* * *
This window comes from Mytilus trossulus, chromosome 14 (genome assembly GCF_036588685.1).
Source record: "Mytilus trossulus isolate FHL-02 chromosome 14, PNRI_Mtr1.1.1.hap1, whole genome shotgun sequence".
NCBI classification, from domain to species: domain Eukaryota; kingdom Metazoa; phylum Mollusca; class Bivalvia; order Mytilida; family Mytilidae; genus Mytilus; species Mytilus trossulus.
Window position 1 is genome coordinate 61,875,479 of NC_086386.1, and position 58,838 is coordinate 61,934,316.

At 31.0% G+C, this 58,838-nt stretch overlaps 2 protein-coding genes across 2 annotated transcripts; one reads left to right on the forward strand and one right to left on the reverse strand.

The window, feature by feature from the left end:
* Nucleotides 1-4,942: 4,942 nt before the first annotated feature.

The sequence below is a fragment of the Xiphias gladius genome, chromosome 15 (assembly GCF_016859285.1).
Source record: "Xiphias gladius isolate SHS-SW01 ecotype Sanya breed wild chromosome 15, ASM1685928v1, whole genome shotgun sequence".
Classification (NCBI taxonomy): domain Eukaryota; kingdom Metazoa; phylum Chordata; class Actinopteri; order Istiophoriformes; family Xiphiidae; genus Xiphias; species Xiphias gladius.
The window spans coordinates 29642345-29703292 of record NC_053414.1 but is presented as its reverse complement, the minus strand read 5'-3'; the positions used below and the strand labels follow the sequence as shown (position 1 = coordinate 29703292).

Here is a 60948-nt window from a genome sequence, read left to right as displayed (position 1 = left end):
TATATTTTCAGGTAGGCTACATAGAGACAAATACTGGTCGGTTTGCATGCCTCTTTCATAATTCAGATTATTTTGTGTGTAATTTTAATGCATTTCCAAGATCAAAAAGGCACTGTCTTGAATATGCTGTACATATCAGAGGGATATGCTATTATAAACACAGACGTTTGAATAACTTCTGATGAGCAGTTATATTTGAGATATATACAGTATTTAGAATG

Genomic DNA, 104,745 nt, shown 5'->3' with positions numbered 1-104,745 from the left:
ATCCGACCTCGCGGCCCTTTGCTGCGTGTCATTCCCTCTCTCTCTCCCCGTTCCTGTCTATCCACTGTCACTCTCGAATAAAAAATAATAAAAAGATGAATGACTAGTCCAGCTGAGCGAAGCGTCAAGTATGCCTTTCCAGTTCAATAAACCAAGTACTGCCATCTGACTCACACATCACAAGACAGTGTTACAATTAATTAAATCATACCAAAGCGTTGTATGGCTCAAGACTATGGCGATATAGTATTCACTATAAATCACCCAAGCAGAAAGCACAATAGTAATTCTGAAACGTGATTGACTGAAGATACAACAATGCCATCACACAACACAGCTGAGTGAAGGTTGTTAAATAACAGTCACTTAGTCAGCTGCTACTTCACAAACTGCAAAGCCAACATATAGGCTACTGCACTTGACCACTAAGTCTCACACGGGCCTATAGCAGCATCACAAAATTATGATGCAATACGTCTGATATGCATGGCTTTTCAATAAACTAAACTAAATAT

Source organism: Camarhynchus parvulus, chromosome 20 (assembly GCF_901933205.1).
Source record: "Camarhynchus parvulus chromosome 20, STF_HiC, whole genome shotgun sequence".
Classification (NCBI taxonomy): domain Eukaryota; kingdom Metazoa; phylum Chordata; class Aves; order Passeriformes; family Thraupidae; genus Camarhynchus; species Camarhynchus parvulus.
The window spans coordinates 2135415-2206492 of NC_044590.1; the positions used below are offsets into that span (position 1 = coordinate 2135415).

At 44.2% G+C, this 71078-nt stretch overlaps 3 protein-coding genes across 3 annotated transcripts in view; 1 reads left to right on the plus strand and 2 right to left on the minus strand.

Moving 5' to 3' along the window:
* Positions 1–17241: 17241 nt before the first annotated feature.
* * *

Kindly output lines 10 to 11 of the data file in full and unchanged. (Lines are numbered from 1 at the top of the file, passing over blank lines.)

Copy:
Classification (NCBI taxonomy): domain Eukaryota; kingdom Metazoa; phylum Chordata; class Actinopteri; order Istiophoriformes; family Xiphiidae; genus Xiphias; species Xiphias gladius.
The window spans coordinates 29642345-29703292 of record NC_053414.1 but is presented as its reverse complement, the minus strand read 5'-3'; the positions used below and the strand labels follow the sequence as shown (position 1 = coordinate 29703292).